By the 1960's, luxurious movie clothes were becoming less frequently seen, because movie-goers expected more realism; Hepburn's Givenchy wardrobes were one of the last expressions of the old tradition of onscreen luxe. Janet Leigh did Psycho in clothes off-the-rack from Jax, the store owned by Los Angeles retailer Jack Hanson, which was also famous for Mary Tyler Moore's Capri pants on The Dick Van Dyke Show. But Hollywood design came full circle in the Sixties, because one of its talents left movies to design for real life. Oleg Cassini, who'd dressed Gene Tierney at Twentieth Century-Fox, was asked to create a wardrobe for Jacqueline Kennedy to wear as First Lady. It was a brilliant move, because the demands of the job were quite similar to movie-making. A First Lady is relentlessly photographed, making line, color and fit extremely important. Cassini understood that clothes intended for photographs had to be conceived "in the round", with details on the back of the ensemble, as well as the front, because it was impossible to predict a news photographer's vantage point. Part of Cassini's job was to find designs from French couturiers and adapt them for Mrs. Kennedy's use; not only was it politic to have her clothes made in America, it was often necessary to "tone down" extreme fashion statements to a level that would not alienate voters.

While it didn't last forever, Hollywood's studio era gave the world something it had never had before - an ongoing fashion lesson available to anyone with the price of a movie ticket. Generations of women not only saw the best designs, the most painstaking fit, and the finest fabrics onscreen, they themselves got to shape fashion, by voting with their ticket purchases. Today, Hollywood's influence on fashion is seen more on television than in films themselves, but that influence is huge, as any fan of Sarah Jessica Parker's clothes on Sex and the City can tell you. Any woman who wears pants, or a strapless, or a halter neckline, or a bias cut- or who understands what colors and styles work best on her- has Hollywood to thank. Real life is seldom as interesting as the movies, but at least it looks better than it did before movie designers taught the world how to dress.


The photographs presented in this article are the property of their respective owners. Their use in this article is for illustrative purposes only, in relation to discussion of the costumes seen in them.

See these costumes as they were intended to be seen- watch the movies! Most of the films discussed here are available on home video from Amazon ™ at www.amazon.com. In addition, Turner Classic Movies ™ shows many of these titles; visit the TCM Website at www.tcm.com for listings. Titles that prove elusive are often available used on auction sites. Letty Lynton is unavailable on video, or for public showings, due to legal restrictions. Movies on home video showing these designers' work at their best include:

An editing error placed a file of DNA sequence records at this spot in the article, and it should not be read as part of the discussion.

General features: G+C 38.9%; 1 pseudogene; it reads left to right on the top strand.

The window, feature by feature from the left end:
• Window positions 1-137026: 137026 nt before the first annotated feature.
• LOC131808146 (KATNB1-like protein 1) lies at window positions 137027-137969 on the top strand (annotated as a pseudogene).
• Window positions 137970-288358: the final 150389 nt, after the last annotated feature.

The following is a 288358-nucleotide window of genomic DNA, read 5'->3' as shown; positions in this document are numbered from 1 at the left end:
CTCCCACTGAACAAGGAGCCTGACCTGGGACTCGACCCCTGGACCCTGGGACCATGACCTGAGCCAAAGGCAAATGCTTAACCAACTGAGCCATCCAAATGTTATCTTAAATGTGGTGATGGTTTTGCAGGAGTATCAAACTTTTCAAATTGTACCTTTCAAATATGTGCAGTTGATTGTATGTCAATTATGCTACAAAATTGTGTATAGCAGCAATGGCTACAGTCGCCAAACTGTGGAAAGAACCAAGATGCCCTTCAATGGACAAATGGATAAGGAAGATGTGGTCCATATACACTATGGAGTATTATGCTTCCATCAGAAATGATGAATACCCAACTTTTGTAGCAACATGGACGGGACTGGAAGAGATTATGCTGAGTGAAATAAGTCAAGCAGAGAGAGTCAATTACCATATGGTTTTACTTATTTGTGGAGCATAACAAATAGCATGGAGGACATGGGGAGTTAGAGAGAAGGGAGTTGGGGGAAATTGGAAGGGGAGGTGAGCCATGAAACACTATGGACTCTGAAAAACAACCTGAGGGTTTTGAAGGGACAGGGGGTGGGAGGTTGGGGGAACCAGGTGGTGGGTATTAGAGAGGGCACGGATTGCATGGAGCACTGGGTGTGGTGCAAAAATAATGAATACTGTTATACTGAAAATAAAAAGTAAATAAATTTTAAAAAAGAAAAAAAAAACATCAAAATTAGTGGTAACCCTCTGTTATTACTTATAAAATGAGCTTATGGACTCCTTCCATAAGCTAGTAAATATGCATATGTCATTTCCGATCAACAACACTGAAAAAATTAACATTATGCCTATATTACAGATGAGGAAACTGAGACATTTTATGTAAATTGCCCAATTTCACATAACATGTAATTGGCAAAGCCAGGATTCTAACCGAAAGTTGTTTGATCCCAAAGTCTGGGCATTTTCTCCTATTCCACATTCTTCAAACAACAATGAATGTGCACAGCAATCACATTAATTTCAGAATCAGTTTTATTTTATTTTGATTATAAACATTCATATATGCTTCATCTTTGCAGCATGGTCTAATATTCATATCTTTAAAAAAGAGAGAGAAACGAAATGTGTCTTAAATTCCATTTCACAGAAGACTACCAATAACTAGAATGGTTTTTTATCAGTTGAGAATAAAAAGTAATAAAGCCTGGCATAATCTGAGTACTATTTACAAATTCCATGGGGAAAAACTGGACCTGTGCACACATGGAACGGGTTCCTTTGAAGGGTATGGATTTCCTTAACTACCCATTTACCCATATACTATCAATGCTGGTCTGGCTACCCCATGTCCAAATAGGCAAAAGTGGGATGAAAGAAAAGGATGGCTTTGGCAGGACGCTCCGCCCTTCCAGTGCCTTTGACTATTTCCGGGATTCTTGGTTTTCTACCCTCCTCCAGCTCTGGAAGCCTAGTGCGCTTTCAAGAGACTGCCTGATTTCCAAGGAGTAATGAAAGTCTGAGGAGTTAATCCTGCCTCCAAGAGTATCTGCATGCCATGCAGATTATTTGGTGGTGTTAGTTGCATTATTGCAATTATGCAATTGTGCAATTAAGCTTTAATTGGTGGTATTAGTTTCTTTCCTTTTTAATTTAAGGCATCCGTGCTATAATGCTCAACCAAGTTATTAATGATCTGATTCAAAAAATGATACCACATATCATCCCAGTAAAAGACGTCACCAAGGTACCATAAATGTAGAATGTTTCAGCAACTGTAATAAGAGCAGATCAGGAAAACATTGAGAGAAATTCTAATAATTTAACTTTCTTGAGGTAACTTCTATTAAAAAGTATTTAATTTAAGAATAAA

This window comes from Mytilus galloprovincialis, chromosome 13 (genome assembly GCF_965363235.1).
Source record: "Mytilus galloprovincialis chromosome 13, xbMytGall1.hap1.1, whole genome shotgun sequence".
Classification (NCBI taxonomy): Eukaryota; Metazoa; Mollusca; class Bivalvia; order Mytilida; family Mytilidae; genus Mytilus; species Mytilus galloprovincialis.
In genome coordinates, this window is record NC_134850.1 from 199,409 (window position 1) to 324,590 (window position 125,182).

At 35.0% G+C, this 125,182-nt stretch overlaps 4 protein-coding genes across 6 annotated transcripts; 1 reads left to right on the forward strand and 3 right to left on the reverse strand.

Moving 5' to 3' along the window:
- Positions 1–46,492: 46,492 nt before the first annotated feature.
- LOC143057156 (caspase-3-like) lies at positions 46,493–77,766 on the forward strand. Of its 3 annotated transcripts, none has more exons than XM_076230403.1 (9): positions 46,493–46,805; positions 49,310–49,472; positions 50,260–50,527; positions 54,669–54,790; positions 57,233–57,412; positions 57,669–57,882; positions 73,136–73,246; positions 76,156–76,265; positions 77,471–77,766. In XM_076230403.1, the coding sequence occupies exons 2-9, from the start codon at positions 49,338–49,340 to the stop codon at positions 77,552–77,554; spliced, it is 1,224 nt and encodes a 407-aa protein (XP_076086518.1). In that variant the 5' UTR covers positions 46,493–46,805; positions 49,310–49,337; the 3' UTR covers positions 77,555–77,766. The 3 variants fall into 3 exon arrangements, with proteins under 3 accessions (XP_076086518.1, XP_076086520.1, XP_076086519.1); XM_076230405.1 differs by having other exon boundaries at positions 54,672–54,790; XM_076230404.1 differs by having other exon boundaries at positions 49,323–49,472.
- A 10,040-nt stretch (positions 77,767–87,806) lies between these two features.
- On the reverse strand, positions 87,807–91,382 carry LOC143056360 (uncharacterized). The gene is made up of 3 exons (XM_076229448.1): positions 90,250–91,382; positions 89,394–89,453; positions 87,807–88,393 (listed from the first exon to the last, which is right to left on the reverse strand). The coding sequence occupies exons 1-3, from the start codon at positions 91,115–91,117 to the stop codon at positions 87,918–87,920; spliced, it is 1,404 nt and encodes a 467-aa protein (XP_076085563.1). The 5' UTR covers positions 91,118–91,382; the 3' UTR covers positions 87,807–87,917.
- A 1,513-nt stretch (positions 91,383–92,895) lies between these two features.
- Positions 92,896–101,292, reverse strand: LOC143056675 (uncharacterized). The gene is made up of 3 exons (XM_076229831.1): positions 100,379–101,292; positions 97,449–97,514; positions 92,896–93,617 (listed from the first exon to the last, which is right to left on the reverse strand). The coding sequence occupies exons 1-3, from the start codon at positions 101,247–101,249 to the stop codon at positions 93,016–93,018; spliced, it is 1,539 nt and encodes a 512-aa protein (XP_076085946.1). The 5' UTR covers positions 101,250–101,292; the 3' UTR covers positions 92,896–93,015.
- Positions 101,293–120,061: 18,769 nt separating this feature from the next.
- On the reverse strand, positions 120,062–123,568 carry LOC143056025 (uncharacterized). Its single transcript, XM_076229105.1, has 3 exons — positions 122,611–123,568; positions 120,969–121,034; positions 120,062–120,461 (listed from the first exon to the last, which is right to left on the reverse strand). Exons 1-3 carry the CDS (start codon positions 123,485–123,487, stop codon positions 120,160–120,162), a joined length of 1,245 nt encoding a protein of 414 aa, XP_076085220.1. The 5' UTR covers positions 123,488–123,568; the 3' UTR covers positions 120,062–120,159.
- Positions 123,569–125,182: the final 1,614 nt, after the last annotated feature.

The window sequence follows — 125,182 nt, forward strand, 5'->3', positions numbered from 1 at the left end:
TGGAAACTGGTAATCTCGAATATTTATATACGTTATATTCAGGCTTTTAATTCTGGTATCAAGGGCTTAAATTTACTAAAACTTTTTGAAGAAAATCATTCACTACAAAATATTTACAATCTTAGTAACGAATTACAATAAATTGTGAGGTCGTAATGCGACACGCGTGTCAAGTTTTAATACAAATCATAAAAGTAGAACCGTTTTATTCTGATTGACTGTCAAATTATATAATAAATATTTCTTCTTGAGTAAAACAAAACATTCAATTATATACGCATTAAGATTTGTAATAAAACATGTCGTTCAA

Adrian: The Women, M-G-M, 1939 Almost every female star at Metro, except Garbo, and every one dressed to highly individual perfection.

Helen Rose: It's Always Fair Weather, M-G-M, 1955 Not only do you get Cyd Charisse, you get the late, great Dolores Gray in the most mind-boggling production number ever put on film, "Thanks a Lot, But No Thanks".

Edith Head: Vertigo, Paramount, 1958 One of the finest onscreen wardrobes ever created, for Kim Novak. Each ensemble's color is intended to give emotional resonance to the scene in which it appears.

Travis Banton: The Devil Is a Woman, Paramount, 1935 Clothes so fantastically beautiful, Marlene Dietrich hardly had to act. And a good thing, too.

Hubert de Givenchy: Charade, Universal, 1963 Quintessential Sixties couture, worn by Audrey Hepburn at the height of her beauty.

Walter Plunkett: Gone With the Wind, Selznick International / M-G-M, 1939 The costumes aren't that historically accurate, but who cares, when you can do such great things with old curtains? Exquisite color design, in three-strip Technicolor.


The Internet Movie Database, www.imdb.com.
Hollywood and History: Costume Design in Film, Edward Maeder, editor. Thames and Hudson, London, 1987.
David O. Selznick's Hollywood, by Ronald O. Haver. Alfred A. Knopf, New York, 1980.
M-G-M: When the Lion Roars, by Peter Hay. Turner Publishing, Atlanta, 1991.
Marlene Dietrich, by Maria Riva. Alfred A. Knopf, New York, 1992.
Psycho: Behind the Scenes of the Classic Thriller, by Janet Leigh with Christopher Nickens. Harmony Books, New York, 1995.
After All, by Mary Tyler Moore. G.P. Putnam's Sons, New York, 1995.
The "IT" Girls: Elinor Glyn, Novelist, and Her Sister Lucile, Couturière, Meredith Etherington-Smith and Jeremy Pilcher. Harcourt, Brace Jovanovich, Orlando, 1986.
Jacqueline Kennedy: The White House Years: Selections From the John F. Kennedy Library and Museum, Hamish Bowles, editor. Metropolitan Museum of Art, New York, 2001.


Technicolor ® is a trademark of Technicolor, Incorporated and Thomson Multimedia.
All photographs presented in this article are the property of their respective owners.

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Copyright © 2004 D.A. "Sandy" McLendon and Joe Kunkel, www.jetsetmodern.com Jetset - Designs for Modern Living. All rights reserved worldwide. This article may not be reproduced, reprinted, reposted or rewritten without express permission in writing from the author and publisher. First posted to the Web on March 20, 2004.